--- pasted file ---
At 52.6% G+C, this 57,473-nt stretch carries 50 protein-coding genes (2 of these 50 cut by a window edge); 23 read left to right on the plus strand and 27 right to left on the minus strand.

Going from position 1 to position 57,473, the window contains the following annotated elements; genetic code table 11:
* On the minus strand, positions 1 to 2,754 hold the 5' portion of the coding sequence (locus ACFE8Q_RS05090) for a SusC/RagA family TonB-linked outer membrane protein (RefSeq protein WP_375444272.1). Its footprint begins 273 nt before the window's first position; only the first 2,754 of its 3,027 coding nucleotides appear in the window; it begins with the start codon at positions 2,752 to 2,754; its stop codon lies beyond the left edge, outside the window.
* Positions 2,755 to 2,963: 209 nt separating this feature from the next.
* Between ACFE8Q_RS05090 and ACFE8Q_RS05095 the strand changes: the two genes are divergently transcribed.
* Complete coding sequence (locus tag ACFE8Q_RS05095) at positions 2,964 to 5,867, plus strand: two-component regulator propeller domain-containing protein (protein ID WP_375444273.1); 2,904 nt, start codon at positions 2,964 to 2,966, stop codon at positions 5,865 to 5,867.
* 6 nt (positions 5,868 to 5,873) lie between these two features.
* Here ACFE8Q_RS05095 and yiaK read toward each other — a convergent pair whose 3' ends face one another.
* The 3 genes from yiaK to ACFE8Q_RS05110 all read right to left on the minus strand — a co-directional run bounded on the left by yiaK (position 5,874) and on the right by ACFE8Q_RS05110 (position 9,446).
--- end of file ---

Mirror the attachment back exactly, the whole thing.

At 52.6% G+C, this 57,473-nt stretch carries 50 protein-coding genes (2 of these 50 cut by a window edge); 23 read left to right on the plus strand and 27 right to left on the minus strand.

Going from position 1 to position 57,473, the window contains the following annotated elements; genetic code table 11:
* On the minus strand, positions 1 to 2,754 hold the 5' portion of the coding sequence (locus ACFE8Q_RS05090) for a SusC/RagA family TonB-linked outer membrane protein (RefSeq protein WP_375444272.1). Its footprint begins 273 nt before the window's first position; only the first 2,754 of its 3,027 coding nucleotides appear in the window; it begins with the start codon at positions 2,752 to 2,754; its stop codon lies beyond the left edge, outside the window.
* Positions 2,755 to 2,963: 209 nt separating this feature from the next.
* Between ACFE8Q_RS05090 and ACFE8Q_RS05095 the strand changes: the two genes are divergently transcribed.
* Complete coding sequence (locus tag ACFE8Q_RS05095) at positions 2,964 to 5,867, plus strand: two-component regulator propeller domain-containing protein (protein ID WP_375444273.1); 2,904 nt, start codon at positions 2,964 to 2,966, stop codon at positions 5,865 to 5,867.
* 6 nt (positions 5,868 to 5,873) lie between these two features.
* Here ACFE8Q_RS05095 and yiaK read toward each other — a convergent pair whose 3' ends face one another.
* The 3 genes from yiaK to ACFE8Q_RS05110 all read right to left on the minus strand — a co-directional run bounded on the left by yiaK (position 5,874) and on the right by ACFE8Q_RS05110 (position 9,446).